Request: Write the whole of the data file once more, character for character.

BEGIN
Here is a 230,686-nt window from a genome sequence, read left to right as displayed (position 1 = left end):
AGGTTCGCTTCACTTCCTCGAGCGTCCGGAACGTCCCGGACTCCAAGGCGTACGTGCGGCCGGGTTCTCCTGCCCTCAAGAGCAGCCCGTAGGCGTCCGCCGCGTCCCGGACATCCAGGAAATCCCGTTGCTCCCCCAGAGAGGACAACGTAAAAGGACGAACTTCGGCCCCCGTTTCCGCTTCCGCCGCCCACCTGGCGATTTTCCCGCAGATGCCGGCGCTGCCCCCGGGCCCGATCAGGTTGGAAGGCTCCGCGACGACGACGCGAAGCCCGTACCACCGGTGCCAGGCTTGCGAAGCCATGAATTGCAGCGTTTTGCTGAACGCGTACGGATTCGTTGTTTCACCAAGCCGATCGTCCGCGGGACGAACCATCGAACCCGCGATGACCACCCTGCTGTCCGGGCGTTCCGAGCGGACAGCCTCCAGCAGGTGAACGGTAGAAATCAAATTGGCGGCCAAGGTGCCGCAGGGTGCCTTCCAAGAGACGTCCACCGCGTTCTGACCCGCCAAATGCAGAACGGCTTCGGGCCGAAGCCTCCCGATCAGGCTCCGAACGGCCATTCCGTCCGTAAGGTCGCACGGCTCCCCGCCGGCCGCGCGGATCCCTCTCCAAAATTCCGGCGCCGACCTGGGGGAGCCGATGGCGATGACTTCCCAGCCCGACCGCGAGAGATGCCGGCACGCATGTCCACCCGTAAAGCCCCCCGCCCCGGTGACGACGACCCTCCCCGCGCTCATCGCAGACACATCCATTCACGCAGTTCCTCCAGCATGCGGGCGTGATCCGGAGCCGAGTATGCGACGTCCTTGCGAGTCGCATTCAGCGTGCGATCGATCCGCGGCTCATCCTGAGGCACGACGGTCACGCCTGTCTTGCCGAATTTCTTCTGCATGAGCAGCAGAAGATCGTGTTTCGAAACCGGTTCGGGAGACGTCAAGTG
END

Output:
Here is a 230,686-nt window from a genome sequence, read left to right as displayed (position 1 = left end):
AGGTTCGCTTCACTTCCTCGAGCGTCCGGAACGTCCCGGACTCCAAGGCGTACGTGCGGCCGGGTTCTCCTGCCCTCAAGAGCAGCCCGTAGGCGTCCGCCGCGTCCCGGACATCCAGGAAATCCCGTTGCTCCCCCAGAGAGGACAACGTAAAAGGACGAACTTCGGCCCCCGTTTCCGCTTCCGCCGCCCACCTGGCGATTTTCCCGCAGATGCCGGCGCTGCCCCCGGGCCCGATCAGGTTGGAAGGCTCCGCGACGACGACGCGAAGCCCGTACCACCGGTGCCAGGCTTGCGAAGCCATGAATTGCAGCGTTTTGCTGAACGCGTACGGATTCGTTGTTTCACCAAGCCGATCGTCCGCGGGACGAACCATCGAACCCGCGATGACCACCCTGCTGTCCGGGCGTTCCGAGCGGACAGCCTCCAGCAGGTGAACGGTAGAAATCAAATTGGCGGCCAAGGTGCCGCAGGGTGCCTTCCAAGAGACGTCCACCGCGTTCTGACCCGCCAAATGCAGAACGGCTTCGGGCCGAAGCCTCCCGATCAGGCTCCGAACGGCCATTCCGTCCGTAAGGTCGCACGGCTCCCCGCCGGCCGCGCGGATCCCTCTCCAAAATTCCGGCGCCGACCTGGGGGAGCCGATGGCGATGACTTCCCAGCCCGACCGCGAGAGATGCCGGCACGCATGTCCACCCGTAAAGCCCCCCGCCCCGGTGACGACGACCCTCCCCGCGCTCATCGCAGACACATCCATTCACGCAGTTCCTCCAGCATGCGGGCGTGATCCGGAGCCGAGTATGCGACGTCCTTGCGAGTCGCATTCAGCGTGCGATCGATCCGCGGCTCATCCTGAGGCACGACGGTCACGCCTGTCTTGCCGAATTTCTTCTGCATGAGCAGCAGAAGATCGTGTTTCGAAACCGGTTCGGGAGACGTCAAGTG